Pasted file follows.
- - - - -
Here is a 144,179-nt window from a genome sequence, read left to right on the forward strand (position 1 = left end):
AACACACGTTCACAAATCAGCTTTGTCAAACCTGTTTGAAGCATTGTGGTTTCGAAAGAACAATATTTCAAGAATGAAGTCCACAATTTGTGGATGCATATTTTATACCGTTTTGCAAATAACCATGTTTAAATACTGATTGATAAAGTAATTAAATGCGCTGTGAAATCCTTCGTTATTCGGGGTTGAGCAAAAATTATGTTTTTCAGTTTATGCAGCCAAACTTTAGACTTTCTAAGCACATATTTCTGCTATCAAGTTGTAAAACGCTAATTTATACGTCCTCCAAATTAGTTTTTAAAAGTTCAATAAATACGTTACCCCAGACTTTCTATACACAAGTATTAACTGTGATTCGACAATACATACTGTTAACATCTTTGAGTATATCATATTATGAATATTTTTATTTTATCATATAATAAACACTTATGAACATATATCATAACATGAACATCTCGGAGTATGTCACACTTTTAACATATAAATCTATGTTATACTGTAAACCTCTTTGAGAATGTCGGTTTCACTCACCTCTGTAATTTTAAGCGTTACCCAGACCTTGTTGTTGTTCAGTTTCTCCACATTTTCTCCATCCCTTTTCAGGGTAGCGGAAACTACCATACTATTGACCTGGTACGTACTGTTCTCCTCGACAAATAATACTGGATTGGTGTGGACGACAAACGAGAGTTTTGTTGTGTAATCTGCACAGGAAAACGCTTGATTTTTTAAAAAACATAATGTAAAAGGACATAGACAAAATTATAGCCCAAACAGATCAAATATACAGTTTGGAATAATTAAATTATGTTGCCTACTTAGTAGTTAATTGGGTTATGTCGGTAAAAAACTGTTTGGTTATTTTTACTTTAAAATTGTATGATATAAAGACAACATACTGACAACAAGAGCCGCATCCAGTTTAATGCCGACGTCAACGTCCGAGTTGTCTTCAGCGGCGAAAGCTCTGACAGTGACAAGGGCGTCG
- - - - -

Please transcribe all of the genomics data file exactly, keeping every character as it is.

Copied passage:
Here is a 144,179-nt window from a genome sequence, read left to right on the forward strand (position 1 = left end):
AACACACGTTCACAAATCAGCTTTGTCAAACCTGTTTGAAGCATTGTGGTTTCGAAAGAACAATATTTCAAGAATGAAGTCCACAATTTGTGGATGCATATTTTATACCGTTTTGCAAATAACCATGTTTAAATACTGATTGATAAAGTAATTAAATGCGCTGTGAAATCCTTCGTTATTCGGGGTTGAGCAAAAATTATGTTTTTCAGTTTATGCAGCCAAACTTTAGACTTTCTAAGCACATATTTCTGCTATCAAGTTGTAAAACGCTAATTTATACGTCCTCCAAATTAGTTTTTAAAAGTTCAATAAATACGTTACCCCAGACTTTCTATACACAAGTATTAACTGTGATTCGACAATACATACTGTTAACATCTTTGAGTATATCATATTATGAATATTTTTATTTTATCATATAATAAACACTTATGAACATATATCATAACATGAACATCTCGGAGTATGTCACACTTTTAACATATAAATCTATGTTATACTGTAAACCTCTTTGAGAATGTCGGTTTCACTCACCTCTGTAATTTTAAGCGTTACCCAGACCTTGTTGTTGTTCAGTTTCTCCACATTTTCTCCATCCCTTTTCAGGGTAGCGGAAACTACCATACTATTGACCTGGTACGTACTGTTCTCCTCGACAAATAATACTGGATTGGTGTGGACGACAAACGAGAGTTTTGTTGTGTAATCTGCACAGGAAAACGCTTGATTTTTTAAAAAACATAATGTAAAAGGACATAGACAAAATTATAGCCCAAACAGATCAAATATACAGTTTGGAATAATTAAATTATGTTGCCTACTTAGTAGTTAATTGGGTTATGTCGGTAAAAAACTGTTTGGTTATTTTTACTTTAAAATTGTATGATATAAAGACAACATACTGACAACAAGAGCCGCATCCAGTTTAATGCCGACGTCAACGTCCGAGTTGTCTTCAGCGGCGAAAGCTCTGACAGTGACAAGGGCGTCG